Within hours of Gareth Williams becoming the first person believed to have died of measles in the UK for five years, special vaccination clinics were opening for the third weekend in a row. And with more than 800 cases now reported in Swansea and other areas, and up to two million children at risk nationwide, officials at Public Health Wales said the 25-year-old, who died last Thursday at his home in Swansea, was unlikely to be the only fatality.
World health officials say the Welsh outbreak is not a one-off but symptomatic of a much wider problem. More than 20 countries have been hit by measles outbreaks in the past two years, as the global push to immunise all babies against vaccine-preventable diseases is stagnating. Millions are being left unprotected against a range of illnesses.
Worldwide, almost one-third (29 per cent) of all deaths in children aged between a month and five years old are caused by an illness – such as measles, pneumococcal diseases, tetanus, or diarrhoea – that could have been prevented by a vaccine, and the numbers left unprotected are increasing. More than 22 million children were left unvaccinated in 2011, up more than a million in 12 months. While global immunisation has been one of the world's greatest public health achievements – full coverage has increased from around 5 per cent in the 1970s to 83 per cent today – experts warn that numbers have been plateauing for almost a decade.
Days ahead of the Global Vaccine Summit, to be held in Abu Dhabi, health experts warn that strategies must be "stepped up". "Around 20 per cent of children are unreached by vaccines; that number is too high," Dr Jean-Marie Okwo-Bele, director of the WHO Department of Immunization, Vaccines and Biologicals, told The Independent on Sunday: "We need universal coverage of nearly 100 per cent."
Around half of the world's unvaccinated children live in three countries: India, Indonesia and Nigeria. Around 70 per cent live in 10 countries. The main reason babies are not vaccinated is no longer down to cost, experts said – it costs less than 70p to vaccinate a child against measles for life – but rather down to conflict, disparities between countries and a lack of political will. There are also vaccination myths to dispel.
In Britain, teenagers aged between 13 and 15 are more likely to be susceptible to measles because of the controversy over the (since discredited) research in the late 1990s about MMR jabs being linked to autism. Measles deaths dropped more than 70 per cent between 2000 and 2011 worldwide, thanks to vaccination efforts. But the UK's national immunisation rate is still 5 per cent lower than WHO guidelines. Dr Steve Hambleton, president of the Australian Medical Association, has suggested unvaccinated Australian children should be banned from school. He said those spreading the "anti-vaccination message" are "hurting our children."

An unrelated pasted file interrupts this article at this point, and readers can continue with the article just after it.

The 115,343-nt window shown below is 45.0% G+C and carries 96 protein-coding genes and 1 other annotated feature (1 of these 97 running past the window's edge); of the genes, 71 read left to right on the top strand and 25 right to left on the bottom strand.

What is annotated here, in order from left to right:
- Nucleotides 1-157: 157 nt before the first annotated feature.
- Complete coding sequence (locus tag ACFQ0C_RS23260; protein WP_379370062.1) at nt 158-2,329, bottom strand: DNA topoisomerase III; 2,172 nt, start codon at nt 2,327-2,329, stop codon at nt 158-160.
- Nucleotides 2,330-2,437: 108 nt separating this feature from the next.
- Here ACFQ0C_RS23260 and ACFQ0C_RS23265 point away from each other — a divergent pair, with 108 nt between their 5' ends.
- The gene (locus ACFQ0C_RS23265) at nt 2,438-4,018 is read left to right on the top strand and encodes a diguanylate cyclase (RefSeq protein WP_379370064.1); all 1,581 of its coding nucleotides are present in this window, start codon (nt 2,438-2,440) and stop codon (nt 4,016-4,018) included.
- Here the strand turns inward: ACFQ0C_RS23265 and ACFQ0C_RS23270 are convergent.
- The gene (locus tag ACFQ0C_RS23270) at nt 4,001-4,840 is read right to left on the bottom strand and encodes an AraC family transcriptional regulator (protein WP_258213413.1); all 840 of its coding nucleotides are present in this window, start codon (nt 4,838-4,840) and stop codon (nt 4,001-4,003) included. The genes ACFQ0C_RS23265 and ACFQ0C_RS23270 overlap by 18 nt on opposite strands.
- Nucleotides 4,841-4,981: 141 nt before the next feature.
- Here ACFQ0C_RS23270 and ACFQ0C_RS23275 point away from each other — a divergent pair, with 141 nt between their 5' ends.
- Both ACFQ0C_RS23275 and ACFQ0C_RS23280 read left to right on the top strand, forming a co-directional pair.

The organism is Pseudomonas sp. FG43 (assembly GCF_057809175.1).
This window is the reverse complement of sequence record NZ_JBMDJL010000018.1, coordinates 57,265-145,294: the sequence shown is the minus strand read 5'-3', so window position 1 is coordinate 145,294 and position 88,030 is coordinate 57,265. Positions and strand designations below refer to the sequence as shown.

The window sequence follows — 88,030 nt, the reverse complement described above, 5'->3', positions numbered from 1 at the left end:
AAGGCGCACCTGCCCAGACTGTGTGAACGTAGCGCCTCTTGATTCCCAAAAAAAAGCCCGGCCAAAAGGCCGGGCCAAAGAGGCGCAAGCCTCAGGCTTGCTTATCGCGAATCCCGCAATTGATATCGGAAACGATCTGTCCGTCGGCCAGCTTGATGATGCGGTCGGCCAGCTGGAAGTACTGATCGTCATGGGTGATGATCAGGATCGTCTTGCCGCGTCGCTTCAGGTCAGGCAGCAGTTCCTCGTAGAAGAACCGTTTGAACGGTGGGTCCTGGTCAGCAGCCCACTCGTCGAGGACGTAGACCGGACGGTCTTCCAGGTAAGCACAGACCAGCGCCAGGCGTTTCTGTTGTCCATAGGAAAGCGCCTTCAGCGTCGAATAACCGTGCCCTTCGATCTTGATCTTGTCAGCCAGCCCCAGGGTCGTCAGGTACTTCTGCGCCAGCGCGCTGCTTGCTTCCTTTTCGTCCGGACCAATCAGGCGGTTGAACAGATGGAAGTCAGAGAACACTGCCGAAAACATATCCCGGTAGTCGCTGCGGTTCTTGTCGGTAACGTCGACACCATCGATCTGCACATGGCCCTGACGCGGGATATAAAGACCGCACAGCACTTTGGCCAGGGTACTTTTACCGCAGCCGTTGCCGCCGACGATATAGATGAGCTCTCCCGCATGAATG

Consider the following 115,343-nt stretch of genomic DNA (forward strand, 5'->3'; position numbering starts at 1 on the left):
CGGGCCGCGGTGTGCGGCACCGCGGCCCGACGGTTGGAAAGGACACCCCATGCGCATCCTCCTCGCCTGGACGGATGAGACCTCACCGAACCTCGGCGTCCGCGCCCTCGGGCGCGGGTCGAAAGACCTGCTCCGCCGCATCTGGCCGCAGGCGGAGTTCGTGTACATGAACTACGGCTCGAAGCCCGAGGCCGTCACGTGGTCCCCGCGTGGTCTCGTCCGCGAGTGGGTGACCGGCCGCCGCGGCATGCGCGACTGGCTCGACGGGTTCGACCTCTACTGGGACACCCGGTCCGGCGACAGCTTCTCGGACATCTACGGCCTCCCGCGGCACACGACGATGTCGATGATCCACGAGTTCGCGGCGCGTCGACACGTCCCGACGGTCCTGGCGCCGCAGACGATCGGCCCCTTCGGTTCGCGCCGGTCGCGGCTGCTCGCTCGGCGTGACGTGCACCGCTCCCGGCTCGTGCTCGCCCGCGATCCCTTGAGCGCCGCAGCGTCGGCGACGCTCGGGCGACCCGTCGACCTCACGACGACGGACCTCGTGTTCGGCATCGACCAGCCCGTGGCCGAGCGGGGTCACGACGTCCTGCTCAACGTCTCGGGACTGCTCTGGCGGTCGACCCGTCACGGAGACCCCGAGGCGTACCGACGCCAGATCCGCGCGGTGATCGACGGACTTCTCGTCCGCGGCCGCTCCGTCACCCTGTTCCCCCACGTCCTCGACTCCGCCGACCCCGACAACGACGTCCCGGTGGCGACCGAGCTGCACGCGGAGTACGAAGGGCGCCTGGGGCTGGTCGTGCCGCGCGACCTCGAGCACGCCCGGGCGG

Measles deaths in Britain and other developed countries are still rare. During conflicts the likelihood of outbreaks is higher; Jordan, which is host to hundreds of thousands of Syrian refugees, has just announced 14 cases of measles, the first since 1994. More than 95 per cent of fatalities occur in low-income countries with weak infrastructures. "Something extra needs to be done," said Jos Vandelaer, chief of immunisation at Unicef, the largest buyer of vaccines in the world. "We are reaching four out of five children, but the fifth child usually belongs to underserved populations and disadvantaged groups. We have to look at where these unimmunised children are geographically, understand why they're not reached, and then tailor solutions accordingly. This programme is not finished."
Orin Levine, director of vaccine delivery at the Bill & Melinda Gates Foundation, agreed. "The stakes are very high," he said. "A child born in a low-income country is 18 times more likely to die before reaching age five than a child in a high-income country." He added that if global ambitions were met by 2020, 20 million lives could be saved.
The emphasis this week will be on polio. Cases have decreased by more than 99 per cent since 1988; there are now only three countries in the world (Nigeria, Pakistan and Afghanistan) where the disease remains endemic. Justine Greening, the Secretary of State for International Development, told The Independent on Sunday: "Without global eradication the risk of disease always remains. It will take a concerted global effort with real investment from donors, development banks and foundations."
As Professor Kate O'Brien, acting director of the International Vaccine Access Center at the Johns Hopkins Bloomberg School of Public Health, said: "we have a long way to go." "If we don't carry over the momentum behind polio eradication to all vaccine-preventable childhood disease-control efforts... we cannot break the cycle of poverty, ill health and insecurity that continues to risk the lives of millions of children every year."